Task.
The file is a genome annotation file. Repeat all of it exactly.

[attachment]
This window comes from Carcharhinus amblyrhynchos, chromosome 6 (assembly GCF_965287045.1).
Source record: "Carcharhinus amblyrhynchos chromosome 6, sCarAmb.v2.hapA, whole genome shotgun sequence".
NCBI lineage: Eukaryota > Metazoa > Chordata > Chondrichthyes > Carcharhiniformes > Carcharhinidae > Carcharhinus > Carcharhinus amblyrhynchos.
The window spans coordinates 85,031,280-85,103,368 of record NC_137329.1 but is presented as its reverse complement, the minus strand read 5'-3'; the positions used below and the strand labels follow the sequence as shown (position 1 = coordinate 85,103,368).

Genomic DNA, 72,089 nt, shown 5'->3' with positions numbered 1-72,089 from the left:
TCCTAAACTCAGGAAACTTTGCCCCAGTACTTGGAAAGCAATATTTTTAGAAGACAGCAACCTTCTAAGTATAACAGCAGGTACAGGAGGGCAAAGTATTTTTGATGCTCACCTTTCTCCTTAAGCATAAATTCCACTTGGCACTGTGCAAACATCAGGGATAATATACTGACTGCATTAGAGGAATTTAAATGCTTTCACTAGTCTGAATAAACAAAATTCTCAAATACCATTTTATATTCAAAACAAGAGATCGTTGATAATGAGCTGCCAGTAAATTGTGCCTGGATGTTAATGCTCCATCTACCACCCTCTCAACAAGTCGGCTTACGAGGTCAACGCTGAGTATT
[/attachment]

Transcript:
This window comes from Carcharhinus amblyrhynchos, chromosome 6 (assembly GCF_965287045.1).
Source record: "Carcharhinus amblyrhynchos chromosome 6, sCarAmb.v2.hapA, whole genome shotgun sequence".
NCBI lineage: Eukaryota > Metazoa > Chordata > Chondrichthyes > Carcharhiniformes > Carcharhinidae > Carcharhinus > Carcharhinus amblyrhynchos.
The window spans coordinates 85,031,280-85,103,368 of record NC_137329.1 but is presented as its reverse complement, the minus strand read 5'-3'; the positions used below and the strand labels follow the sequence as shown (position 1 = coordinate 85,103,368).

Genomic DNA, 72,089 nt, shown 5'->3' with positions numbered 1-72,089 from the left:
TCCTAAACTCAGGAAACTTTGCCCCAGTACTTGGAAAGCAATATTTTTAGAAGACAGCAACCTTCTAAGTATAACAGCAGGTACAGGAGGGCAAAGTATTTTTGATGCTCACCTTTCTCCTTAAGCATAAATTCCACTTGGCACTGTGCAAACATCAGGGATAATATACTGACTGCATTAGAGGAATTTAAATGCTTTCACTAGTCTGAATAAACAAAATTCTCAAATACCATTTTATATTCAAAACAAGAGATCGTTGATAATGAGCTGCCAGTAAATTGTGCCTGGATGTTAATGCTCCATCTACCACCCTCTCAACAAGTCGGCTTACGAGGTCAACGCTGAGTATT